Case Closed

Helen Mirren’s final Prime Suspect.

According to David Thomson’s New Biographical Dictionary of Film, she was, before the age of 30, fiery and stupendous on the British stage as Miss Julie, Cressida, Ophelia, Lady Macbeth, Titania, Cleopatra, and the Duchess of Malfi. More recently, she’s been about perfect in movies as various as Gosford Park, The Madness of King George, and The Cook, the Thief, His Wife & Her Lover. I’ll bet you a Jackson she wins an Oscar for The Queen, but as she’s on record calling the Academy Awards “the crème de la crème of bullshit,” an Oscar won’t do her full justice. She scored an Emmy this year for HBO’s Elizabeth and deserves another for Prime Suspect: The Final Act (PBS, Sundays, Nov. 12 and 19 at 9 p.m. ET). Would it be possible to invent a new award, call it the Dame Helen Mirren Prize for Exquisite Coolness, and give it to the exquisitely cool dame called Helen Mirren?

This is Mirren’s seventh and last go-round as Jane Tennison of the London Metropolitan Police, a cop who has now risen to the rank of detective superintendent and is plummeting to the bottom in pretty much every other respect. When we first see Tennison in Final Act, she’s waking up to an ache in her back (from having slept with a telephone between herself and the sofa) and another such disturbance between her eyes (from being a blackout drunk). She makes it to the mirror and sweeps her gray hair back from her forehead—one fast motion, like peeling a Band-Aid away—in order to direct her icy eyes at a purple bruise. It’s a typically effective and unnerving touch of the miniseries that we don’t see the lump again, that it just throbs silently behind Tennison’s bangs and in the viewer’s mind. In any case, after a morning like that, a girl needs a drink.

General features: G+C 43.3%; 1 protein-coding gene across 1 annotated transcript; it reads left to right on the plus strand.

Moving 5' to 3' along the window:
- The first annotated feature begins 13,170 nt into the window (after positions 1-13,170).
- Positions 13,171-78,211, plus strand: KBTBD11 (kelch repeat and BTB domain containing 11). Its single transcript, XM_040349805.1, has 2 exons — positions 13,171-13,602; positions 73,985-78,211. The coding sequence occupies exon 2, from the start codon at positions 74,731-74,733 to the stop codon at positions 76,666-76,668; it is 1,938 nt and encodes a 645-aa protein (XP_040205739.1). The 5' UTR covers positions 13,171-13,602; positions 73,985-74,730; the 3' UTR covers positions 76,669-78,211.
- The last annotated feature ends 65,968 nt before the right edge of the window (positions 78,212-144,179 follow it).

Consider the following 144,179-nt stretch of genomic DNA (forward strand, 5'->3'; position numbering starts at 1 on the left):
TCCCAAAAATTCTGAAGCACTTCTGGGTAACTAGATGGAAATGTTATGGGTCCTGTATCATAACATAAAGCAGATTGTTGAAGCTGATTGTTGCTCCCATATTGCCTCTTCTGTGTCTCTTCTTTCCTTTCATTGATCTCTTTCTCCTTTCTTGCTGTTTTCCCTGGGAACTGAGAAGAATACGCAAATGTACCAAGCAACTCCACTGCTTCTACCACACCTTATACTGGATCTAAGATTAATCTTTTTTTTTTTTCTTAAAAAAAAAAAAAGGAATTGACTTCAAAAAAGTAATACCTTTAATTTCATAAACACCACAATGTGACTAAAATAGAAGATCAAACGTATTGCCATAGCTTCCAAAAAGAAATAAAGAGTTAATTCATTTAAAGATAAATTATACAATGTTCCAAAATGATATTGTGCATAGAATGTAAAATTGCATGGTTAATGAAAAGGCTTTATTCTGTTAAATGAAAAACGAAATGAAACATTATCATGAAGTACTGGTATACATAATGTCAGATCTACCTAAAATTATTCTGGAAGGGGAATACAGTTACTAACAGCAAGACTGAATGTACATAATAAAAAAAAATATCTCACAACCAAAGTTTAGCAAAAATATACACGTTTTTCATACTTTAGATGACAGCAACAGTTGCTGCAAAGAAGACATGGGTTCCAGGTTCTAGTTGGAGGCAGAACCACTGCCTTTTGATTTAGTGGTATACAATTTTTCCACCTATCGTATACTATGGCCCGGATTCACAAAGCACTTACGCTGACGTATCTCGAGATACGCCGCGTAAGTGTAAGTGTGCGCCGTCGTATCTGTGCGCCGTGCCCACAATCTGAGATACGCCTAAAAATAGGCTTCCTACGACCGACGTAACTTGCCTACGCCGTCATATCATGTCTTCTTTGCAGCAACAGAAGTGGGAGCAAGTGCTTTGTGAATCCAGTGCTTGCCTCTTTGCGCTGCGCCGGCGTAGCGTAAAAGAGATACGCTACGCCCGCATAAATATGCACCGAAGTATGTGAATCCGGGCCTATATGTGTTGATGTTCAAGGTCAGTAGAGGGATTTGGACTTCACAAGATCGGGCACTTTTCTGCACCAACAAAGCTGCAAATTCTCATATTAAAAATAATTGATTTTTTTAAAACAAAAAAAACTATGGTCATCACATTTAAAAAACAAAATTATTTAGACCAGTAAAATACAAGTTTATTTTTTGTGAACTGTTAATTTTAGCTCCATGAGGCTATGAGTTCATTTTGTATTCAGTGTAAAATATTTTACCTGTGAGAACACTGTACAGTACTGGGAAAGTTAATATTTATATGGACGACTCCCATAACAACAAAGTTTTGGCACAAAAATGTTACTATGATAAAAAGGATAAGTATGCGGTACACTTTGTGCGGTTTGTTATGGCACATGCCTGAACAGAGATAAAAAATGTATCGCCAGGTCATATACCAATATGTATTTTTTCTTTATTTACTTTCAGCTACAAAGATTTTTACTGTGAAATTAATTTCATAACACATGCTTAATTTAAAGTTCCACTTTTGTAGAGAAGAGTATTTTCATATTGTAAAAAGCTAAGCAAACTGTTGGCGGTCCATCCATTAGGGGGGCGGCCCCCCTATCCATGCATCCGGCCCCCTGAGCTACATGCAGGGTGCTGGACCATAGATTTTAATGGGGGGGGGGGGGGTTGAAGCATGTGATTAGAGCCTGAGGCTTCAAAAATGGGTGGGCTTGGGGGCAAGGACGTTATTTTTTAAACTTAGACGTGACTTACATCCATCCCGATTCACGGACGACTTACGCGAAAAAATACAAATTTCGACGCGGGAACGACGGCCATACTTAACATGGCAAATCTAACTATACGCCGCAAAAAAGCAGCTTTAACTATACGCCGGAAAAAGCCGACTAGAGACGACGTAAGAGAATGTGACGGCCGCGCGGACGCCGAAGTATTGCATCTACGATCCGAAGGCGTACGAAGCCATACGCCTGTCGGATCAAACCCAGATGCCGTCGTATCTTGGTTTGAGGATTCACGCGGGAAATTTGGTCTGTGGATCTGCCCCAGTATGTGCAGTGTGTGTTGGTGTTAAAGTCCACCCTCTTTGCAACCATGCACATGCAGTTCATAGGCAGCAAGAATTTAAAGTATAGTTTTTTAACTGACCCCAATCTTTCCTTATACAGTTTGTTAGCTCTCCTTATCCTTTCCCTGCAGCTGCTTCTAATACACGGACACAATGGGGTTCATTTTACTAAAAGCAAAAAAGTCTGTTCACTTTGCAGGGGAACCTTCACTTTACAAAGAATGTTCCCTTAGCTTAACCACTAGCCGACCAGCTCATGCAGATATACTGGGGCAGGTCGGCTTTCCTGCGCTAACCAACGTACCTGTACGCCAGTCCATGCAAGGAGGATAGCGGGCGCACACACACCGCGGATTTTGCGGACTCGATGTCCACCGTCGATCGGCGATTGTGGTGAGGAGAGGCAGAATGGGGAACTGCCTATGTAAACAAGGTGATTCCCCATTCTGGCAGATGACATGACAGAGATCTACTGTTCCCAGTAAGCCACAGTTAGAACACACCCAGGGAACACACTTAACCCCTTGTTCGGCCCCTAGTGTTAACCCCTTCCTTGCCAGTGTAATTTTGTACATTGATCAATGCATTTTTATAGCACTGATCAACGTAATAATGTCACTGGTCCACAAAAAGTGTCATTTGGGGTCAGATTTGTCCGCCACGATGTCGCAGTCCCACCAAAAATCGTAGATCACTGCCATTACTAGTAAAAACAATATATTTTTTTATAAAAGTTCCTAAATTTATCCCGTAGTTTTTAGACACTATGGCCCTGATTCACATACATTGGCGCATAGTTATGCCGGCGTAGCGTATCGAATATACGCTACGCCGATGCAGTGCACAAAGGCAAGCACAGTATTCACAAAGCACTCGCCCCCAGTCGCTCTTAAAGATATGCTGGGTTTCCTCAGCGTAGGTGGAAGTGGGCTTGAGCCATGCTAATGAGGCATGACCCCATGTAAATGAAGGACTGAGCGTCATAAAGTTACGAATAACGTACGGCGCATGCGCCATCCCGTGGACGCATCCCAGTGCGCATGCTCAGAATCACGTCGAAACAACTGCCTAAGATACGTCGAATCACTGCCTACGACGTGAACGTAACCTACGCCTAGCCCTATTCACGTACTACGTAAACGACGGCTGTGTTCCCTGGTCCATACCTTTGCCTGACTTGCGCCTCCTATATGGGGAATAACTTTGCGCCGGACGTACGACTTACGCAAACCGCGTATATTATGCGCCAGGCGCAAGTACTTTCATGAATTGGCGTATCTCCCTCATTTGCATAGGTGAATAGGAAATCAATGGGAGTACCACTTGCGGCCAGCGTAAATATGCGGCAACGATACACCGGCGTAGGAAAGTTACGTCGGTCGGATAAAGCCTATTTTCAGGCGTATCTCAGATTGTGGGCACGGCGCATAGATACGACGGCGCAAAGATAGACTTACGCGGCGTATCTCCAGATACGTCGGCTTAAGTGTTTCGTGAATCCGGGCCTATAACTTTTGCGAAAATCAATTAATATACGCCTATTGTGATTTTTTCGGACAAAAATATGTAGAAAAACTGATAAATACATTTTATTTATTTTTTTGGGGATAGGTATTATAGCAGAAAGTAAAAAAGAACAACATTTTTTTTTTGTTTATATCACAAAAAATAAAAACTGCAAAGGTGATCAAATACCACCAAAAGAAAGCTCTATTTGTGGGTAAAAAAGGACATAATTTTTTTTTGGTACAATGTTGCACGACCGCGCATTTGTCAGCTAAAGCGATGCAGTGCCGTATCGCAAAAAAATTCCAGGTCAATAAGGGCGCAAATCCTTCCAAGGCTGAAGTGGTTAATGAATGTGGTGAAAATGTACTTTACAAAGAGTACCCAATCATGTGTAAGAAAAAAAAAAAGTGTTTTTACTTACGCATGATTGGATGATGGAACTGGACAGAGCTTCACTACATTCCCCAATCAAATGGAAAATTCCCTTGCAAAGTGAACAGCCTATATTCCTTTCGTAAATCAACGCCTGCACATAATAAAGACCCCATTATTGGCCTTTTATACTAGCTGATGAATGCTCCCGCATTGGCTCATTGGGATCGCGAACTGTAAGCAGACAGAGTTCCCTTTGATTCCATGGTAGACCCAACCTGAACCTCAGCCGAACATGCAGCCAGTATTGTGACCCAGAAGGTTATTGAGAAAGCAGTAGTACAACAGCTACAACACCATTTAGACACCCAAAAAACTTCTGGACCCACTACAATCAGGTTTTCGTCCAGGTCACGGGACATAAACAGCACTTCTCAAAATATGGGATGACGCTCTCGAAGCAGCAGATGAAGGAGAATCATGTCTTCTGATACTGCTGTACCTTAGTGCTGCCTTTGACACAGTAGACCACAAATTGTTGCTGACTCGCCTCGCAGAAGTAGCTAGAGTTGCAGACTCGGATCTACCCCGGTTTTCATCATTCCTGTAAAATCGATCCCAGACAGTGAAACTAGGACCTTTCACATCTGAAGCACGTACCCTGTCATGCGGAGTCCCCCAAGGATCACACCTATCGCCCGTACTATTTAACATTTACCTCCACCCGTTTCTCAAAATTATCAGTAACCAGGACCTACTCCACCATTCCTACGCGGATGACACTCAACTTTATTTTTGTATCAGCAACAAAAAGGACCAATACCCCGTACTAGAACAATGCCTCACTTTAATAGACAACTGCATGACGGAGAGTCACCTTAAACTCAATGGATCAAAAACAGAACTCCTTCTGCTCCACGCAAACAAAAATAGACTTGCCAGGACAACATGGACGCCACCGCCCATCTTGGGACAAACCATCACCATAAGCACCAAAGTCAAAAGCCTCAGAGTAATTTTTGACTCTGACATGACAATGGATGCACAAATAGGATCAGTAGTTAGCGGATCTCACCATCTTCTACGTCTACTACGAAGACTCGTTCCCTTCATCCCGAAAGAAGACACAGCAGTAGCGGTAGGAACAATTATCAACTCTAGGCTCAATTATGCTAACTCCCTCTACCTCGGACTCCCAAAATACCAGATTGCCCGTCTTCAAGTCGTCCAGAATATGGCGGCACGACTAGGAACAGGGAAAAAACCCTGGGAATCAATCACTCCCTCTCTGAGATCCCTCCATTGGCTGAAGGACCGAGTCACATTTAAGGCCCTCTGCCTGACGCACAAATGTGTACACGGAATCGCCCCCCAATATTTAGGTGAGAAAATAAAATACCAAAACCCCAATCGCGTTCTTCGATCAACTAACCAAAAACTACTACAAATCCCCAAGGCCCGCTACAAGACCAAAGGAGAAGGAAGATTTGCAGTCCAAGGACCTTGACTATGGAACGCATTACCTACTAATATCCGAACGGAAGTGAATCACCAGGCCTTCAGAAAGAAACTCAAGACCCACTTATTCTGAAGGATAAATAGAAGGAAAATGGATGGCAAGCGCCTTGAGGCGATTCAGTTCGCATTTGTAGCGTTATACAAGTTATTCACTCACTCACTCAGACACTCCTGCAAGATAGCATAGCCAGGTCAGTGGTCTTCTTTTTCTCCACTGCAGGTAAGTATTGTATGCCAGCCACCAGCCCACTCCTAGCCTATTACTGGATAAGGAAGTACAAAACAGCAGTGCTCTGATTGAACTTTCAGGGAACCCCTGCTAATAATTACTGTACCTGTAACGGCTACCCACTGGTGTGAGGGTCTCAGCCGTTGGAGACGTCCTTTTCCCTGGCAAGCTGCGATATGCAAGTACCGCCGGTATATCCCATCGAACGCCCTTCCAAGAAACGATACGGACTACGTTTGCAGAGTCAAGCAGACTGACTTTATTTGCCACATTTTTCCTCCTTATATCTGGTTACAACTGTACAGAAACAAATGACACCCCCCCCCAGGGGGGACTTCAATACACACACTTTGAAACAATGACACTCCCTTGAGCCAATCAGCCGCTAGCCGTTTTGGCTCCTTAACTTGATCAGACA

Tennison walks into the office—a drunk’s stiff, wide-hipped mimicry of a sober stride—to discuss, again, what she missed while she was out. A 14-year-old girl named Sallie has gone missing. The body turns up soon enough. You know how this goes: sputtering dad, blubbering mum, shady associations, sex, and lies. The particulars of the crime-drama narrative are nothing extraordinary; The Final Act, less meaty than some previous installments of Prime Suspect, is roughly on the level of an above-average episode of Law & Order. But the storytelling is so stylish and economical that this three-hour miniseries seems to accommodate half a season’s worth of emotion and incident, and  Sunday’s episode ends with the best cliffhanger you ever saw—a quick succession of shocks, one shot, and Tennison’s cry for help.

Tennison’s father is dying of cancer. She herself is facing the living death of retirement. She hates her sister, the silly cow. She goes looking to transform Penny, a friend of Sallie’s, into the daughter she never had, which is equal parts poignant and pathetic. The drinking’s gotta stop, and it won’t: I thought I’d seen Tennison get really hammered, and then I saw her get really hammered. The character might have had a chance at happiness had she been a mere cliché, cardboard and hard-boiled, but Mirren went and made her as vivid as life itself. I could spend all day watching her put on a hat: In one of Mirren’s many striking scenes, Tennison is at her father’s house, drinking alone, and she opens a box containing the hat she wore as a 17-year-old bobby. She caresses it, pulls it on, smoothes her hair, fits the brim just right, juts her chin with just pride, and beams—and then her eyes fill up fast with an impossible weight. A second later, still at her dad’s, she drop the needle on an LP, and the room fills up with Dusty Springfield’s “Stay Awhile,” and Jane Tennison dances by herself, twirling even as the record skips, and the song’s still playing when she crawls into bed to pass out. The scene is heartbreaking: This is Jane’s lone moment of freedom.

Mirren’s on some amazing wavelength here, working at the height of her art. As she recently told The New Yorker’s John Lahr, “Jane’s really weird for me, because I never think about her, not for one second. … I walk out on the set and let it happen.” Detective Superintendent Tennison, you are beautifully tragic, and as Dusty Springfield says, I hate to see you go.